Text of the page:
Got a picky eater? Grab my free picky eating starter guide now! »

mama knows nutrition art and logo

Should You Sneak Veggies in Your Kids’ Food?

As parents we want our kids to eat healthy – and that means eating veggies! But what if your kid refuses them? Should you sneak veggies into your kids’ food? 

Maybe they’re out there…but I haven’t met one yet. Have you ever talked to a parent who said, “my goodness, my child just LOVES her vegetables. Beets, collards, turnips, you name it and she just licks up every last bite. Asks for seconds, thirds even. If only I could get her to try a cupcake!”

I think the most common response I get when asking other moms about their kids eating their veggies is an eye roll, hands up in the air, a shrug, and possibly a snort.

So what should we do?

I can tell my son, “eat your green beans, please.” But that just doesn’t work. A lot of us resort to sneaking veggies in wherever we can. Spinach in smoothies, butternut squash in mac and cheese, zucchini grated into homemade muffins.

But is sneaking veggies into our kids’ food the right thing to do?

I’ve heard moms say that they feel deceptive, or like they’re “tricking” their kids. Others feel like there’s nothing wrong with wanting their kids to be healthy, and they’ll do whatever necessary to get there.

I’d like to ask you to view it from a different angle. What do you say?

Vegetables are just ingredients

We do better by our kids if we stop looking at veggies as something that needs to be hidden. Vegetables are foods, just like fruit, pasta, and chicken nuggets. They have unique flavors and textures. We can add them to our recipes and our meals not only because they are healthy, but because they are ingredients that contribute to the dish.

I love to add avocado and a spoon of frozen riced cauliflower to smoothies because they add creaminess. Do they add nutrients, too? Of course! But we don’t have to feel like we’re sneaking those foods in. They’re just part of the smoothie recipe, the same way that the milk and the berries are just other ingredients in the recipe.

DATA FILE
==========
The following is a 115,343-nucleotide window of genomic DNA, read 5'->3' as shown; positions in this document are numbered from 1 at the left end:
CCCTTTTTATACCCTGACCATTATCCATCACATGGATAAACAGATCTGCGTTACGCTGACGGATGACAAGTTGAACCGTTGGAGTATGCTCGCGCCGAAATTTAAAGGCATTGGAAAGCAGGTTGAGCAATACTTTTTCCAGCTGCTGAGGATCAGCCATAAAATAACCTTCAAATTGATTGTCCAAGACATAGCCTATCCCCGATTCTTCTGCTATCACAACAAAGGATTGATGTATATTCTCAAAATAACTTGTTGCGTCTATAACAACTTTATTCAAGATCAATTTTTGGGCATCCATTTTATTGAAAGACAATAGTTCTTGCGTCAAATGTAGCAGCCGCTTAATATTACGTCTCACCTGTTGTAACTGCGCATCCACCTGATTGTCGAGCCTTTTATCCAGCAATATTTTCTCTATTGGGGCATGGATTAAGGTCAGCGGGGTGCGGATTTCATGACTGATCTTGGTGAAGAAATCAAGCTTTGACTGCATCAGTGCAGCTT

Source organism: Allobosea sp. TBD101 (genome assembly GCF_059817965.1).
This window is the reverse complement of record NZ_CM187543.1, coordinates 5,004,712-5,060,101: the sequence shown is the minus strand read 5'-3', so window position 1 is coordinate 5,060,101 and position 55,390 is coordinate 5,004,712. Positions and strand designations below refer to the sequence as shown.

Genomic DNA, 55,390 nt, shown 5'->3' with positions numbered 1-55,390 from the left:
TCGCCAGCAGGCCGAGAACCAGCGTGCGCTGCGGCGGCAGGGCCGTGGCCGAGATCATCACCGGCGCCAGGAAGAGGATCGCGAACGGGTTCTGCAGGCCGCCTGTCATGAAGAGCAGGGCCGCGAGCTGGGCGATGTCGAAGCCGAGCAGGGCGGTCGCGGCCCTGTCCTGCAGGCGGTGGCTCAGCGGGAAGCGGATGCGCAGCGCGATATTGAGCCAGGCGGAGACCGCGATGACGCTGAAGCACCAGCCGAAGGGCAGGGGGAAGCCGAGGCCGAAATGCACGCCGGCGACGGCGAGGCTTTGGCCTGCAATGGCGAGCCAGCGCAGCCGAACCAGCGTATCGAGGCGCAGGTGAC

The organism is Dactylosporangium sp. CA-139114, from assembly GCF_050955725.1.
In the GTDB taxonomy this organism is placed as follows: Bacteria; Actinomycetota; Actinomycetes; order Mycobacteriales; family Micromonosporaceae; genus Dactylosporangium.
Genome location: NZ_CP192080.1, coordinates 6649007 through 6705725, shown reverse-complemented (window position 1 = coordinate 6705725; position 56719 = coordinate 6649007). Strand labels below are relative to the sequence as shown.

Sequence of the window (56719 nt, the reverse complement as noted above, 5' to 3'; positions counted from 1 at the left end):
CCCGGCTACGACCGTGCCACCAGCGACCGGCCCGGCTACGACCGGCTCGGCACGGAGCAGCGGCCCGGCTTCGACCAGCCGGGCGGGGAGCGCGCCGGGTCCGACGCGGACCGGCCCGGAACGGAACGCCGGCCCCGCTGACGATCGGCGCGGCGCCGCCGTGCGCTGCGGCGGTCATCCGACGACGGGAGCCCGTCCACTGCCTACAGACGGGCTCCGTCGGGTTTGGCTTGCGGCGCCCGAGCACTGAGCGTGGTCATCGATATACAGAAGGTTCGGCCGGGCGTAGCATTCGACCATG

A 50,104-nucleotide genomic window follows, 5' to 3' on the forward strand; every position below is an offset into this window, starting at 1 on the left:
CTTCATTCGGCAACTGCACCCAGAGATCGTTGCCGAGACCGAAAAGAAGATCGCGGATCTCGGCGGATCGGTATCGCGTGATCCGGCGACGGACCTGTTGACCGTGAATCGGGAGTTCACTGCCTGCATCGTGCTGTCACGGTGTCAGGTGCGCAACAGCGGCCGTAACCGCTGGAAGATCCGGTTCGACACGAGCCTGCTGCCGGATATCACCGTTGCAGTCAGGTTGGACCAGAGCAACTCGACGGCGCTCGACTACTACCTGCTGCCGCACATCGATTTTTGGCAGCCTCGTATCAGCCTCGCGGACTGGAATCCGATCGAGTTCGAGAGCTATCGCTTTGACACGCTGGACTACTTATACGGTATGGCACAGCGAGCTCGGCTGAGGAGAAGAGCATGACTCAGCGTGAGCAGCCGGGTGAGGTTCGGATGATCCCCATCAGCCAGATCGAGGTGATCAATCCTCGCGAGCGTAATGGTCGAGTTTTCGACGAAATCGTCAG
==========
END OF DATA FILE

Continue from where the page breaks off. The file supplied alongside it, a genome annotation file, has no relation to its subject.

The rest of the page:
A combined approach

It doesn’t have to be black and white. You don’t have to choose team “sneak veggies” or team “veggies, veggies, here they are.” (I know you really like my team names.)

It is important to present veggies on their own to allow your kids to become more comfortable with them over time. If they only experience veggies hidden in other dishes, they miss the opportunity to learn what that individual vegetable tastes like, what it feels like and smells like. You want them to learn the crunch of a snap pea, and discover that there are tiny peas hidden inside.

But it’s also important to show our kids all of the ways we incorporate vegetables into our diet, just like we do with other types of foods. 

I don’t recommend lying to your kids about what is in their foods if they are old enough to ask you about it. And they may decide they don’t want to eat that meatloaf because “ewww there’s celery in there!” That’s okay. They can decide they don’t want to eat it. (Even after you spent an hour on Pinterest looking for the perfect recipe, another hour at the grocery store over the weekend, and another hour cooking the dang meal!)

We’re not forcing them to try anything, and on the other hand, we’re also not making comments like, “ugh Brussels sprouts are disgusting, I don’t know how your dad eats them!” Sometimes we add veggies to our dishes, like diced onion and mushrooms in our ground beef, and sometimes we eat them on their own, simply steamed or prepared as a salad. When we “hide” them in a dish, it’s not sneaky, it’s just part of the recipe!


Do you get frustrated trying to get your kids to eat veggies?

How do you feel about “sneaking” veggies into your kids’ food?


Leave a Reply

Avatar placeholder

Your email address will not be published. Required fields are marked *

This site uses Akismet to reduce spam. Learn how your comment data is processed.

Kacie Barnes holding an apple
Hi, I’m Kacie!

I’m a mom of two and a Registered Dietitian Nutritionist. I offer e-guides and e-books (go to my Shop page), workshops, brand partnerships, and nutrition counseling. Check out my blog for nutrition and feeding tips for your little ones.


This post may contain affiliate links. I may earn a commission. As an Amazon Associate I earn from qualifying purchases.

More on the Blog

Search the Site